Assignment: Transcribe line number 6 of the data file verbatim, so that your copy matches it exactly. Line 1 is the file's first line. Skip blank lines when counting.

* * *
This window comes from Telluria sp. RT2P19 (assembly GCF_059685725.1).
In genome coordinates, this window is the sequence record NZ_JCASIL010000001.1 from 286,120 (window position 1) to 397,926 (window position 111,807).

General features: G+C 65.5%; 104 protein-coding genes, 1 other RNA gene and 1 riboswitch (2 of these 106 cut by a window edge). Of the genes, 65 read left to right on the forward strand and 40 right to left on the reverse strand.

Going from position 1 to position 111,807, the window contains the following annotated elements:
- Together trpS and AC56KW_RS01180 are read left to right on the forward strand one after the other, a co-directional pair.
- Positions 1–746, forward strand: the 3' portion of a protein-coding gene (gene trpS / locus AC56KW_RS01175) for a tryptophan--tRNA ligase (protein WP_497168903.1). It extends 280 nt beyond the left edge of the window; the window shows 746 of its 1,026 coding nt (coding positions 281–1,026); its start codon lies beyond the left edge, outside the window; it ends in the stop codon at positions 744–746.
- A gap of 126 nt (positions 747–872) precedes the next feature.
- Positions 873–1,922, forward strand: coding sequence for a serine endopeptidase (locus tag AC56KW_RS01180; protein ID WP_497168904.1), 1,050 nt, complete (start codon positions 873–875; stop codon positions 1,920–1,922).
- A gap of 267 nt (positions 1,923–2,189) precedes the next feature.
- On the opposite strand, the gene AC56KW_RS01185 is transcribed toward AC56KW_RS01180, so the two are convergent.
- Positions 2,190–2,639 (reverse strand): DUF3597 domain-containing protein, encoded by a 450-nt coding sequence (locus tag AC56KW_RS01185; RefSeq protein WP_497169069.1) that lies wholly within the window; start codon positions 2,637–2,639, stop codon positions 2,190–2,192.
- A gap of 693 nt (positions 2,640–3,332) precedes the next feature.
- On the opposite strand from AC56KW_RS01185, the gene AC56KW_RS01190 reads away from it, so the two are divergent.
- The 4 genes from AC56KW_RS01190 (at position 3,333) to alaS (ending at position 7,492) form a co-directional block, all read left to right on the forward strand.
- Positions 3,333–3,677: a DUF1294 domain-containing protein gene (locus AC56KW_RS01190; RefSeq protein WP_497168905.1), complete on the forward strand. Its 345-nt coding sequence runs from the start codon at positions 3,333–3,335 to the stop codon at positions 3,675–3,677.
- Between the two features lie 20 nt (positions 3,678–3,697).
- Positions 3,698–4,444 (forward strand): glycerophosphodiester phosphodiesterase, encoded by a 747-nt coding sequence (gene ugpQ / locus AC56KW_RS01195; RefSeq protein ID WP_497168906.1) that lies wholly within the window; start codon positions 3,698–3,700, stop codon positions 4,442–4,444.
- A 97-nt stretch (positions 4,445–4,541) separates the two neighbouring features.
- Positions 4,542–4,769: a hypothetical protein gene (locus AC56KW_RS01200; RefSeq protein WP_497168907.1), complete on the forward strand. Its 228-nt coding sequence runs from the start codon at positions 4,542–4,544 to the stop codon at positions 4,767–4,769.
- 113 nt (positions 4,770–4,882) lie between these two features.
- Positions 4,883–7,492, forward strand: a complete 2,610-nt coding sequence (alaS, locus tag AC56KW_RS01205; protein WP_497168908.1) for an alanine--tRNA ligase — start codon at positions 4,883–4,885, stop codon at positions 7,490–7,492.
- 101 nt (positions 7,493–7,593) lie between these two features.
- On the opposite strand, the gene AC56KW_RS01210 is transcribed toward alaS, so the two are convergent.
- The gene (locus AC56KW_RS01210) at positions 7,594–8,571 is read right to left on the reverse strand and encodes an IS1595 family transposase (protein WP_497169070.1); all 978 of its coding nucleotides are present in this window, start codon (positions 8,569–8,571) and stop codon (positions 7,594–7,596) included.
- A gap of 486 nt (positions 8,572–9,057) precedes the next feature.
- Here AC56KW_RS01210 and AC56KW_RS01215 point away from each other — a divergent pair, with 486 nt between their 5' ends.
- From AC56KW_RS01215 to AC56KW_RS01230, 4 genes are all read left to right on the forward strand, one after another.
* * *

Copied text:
- Positions 1–746, forward strand: the 3' portion of a protein-coding gene (gene trpS / locus AC56KW_RS01175) for a tryptophan--tRNA ligase (protein WP_497168903.1). It extends 280 nt beyond the left edge of the window; the window shows 746 of its 1,026 coding nt (coding positions 281–1,026); its start codon lies beyond the left edge, outside the window; it ends in the stop codon at positions 744–746.